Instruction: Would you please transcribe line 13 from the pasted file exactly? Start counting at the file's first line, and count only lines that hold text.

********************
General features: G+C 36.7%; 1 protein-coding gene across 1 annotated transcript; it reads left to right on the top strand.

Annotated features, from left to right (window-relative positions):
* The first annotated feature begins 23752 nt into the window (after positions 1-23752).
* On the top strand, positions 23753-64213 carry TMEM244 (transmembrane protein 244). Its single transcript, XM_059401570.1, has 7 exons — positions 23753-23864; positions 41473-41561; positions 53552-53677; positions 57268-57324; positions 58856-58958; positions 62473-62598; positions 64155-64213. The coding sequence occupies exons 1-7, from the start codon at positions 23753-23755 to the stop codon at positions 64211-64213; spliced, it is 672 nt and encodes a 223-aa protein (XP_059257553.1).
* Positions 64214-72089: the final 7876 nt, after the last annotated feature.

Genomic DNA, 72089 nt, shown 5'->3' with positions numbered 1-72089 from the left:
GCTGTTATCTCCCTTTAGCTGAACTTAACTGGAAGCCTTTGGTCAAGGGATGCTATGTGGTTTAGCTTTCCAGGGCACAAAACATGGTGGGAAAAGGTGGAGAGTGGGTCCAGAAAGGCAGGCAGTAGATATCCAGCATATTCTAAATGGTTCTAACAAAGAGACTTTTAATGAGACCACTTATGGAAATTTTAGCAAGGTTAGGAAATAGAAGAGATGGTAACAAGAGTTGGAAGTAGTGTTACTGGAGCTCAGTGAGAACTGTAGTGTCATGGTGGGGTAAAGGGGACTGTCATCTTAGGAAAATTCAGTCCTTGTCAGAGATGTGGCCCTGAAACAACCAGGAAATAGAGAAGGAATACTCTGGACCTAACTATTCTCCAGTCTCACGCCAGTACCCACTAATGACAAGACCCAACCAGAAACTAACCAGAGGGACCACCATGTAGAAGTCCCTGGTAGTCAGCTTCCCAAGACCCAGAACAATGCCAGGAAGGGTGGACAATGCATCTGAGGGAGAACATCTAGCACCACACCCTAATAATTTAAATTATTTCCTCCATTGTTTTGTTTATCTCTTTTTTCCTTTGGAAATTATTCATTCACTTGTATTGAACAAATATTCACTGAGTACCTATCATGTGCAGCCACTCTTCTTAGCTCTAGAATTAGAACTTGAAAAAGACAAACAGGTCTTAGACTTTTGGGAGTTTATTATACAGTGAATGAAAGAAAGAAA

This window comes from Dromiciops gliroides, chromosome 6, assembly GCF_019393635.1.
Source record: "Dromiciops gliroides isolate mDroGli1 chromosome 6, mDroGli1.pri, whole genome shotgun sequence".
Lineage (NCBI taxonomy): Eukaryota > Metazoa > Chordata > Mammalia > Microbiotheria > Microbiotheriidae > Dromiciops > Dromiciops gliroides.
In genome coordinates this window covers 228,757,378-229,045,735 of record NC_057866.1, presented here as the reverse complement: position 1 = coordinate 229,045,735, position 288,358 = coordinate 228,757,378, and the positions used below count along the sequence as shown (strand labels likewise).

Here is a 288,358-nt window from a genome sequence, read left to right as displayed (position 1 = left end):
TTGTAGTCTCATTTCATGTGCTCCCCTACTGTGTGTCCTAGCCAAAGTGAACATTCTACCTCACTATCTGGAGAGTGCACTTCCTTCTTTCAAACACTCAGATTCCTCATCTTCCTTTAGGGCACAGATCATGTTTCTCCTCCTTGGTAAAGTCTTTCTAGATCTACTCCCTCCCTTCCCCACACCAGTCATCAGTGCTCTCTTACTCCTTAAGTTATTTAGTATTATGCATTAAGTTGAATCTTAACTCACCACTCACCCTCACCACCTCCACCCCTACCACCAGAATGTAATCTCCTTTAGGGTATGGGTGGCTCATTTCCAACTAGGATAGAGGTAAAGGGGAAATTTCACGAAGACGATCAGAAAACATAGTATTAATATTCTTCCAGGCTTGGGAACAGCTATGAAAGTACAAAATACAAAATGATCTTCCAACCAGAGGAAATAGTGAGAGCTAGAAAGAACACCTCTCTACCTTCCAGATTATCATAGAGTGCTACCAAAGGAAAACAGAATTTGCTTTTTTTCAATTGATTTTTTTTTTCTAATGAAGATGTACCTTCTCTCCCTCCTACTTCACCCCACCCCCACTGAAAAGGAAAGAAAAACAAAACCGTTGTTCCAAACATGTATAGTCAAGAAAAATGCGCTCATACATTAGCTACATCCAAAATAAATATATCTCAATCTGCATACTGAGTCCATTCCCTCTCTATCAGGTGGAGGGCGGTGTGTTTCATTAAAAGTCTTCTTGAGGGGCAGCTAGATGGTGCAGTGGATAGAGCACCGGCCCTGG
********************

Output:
TTGTAGTCTCATTTCATGTGCTCCCCTACTGTGTGTCCTAGCCAAAGTGAACATTCTACCTCACTATCTGGAGAGTGCACTTCCTTCTTTCAAACACTCAGATTCCTCATCTTCCTTTAGGGCACAGATCATGTTTCTCCTCCTTGGTAAAGTCTTTCTAGATCTACTCCCTCCCTTCCCCACACCAGTCATCAGTGCTCTCTTACTCCTTAAGTTATTTAGTATTATGCATTAAGTTGAATCTTAACTCACCACTCACCCTCACCACCTCCACCCCTACCACCAGAATGTAATCTCCTTTAGGGTATGGGTGGCTCATTTCCAACTAGGATAGAGGTAAAGGGGAAATTTCACGAAGACGATCAGAAAACATAGTATTAATATTCTTCCAGGCTTGGGAACAGCTATGAAAGTACAAAATACAAAATGATCTTCCAACCAGAGGAAATAGTGAGAGCTAGAAAGAACACCTCTCTACCTTCCAGATTATCATAGAGTGCTACCAAAGGAAAACAGAATTTGCTTTTTTTCAATTGATTTTTTTTTTCTAATGAAGATGTACCTTCTCTCCCTCCTACTTCACCCCACCCCCACTGAAAAGGAAAGAAAAACAAAACCGTTGTTCCAAACATGTATAGTCAAGAAAAATGCGCTCATACATTAGCTACATCCAAAATAAATATATCTCAATCTGCATACTGAGTCCATTCCCTCTCTATCAGGTGGAGGGCGGTGTGTTTCATTAAAAGTCTTCTTGAGGGGCAGCTAGATGGTGCAGTGGATAGAGCACCGGCCCTGG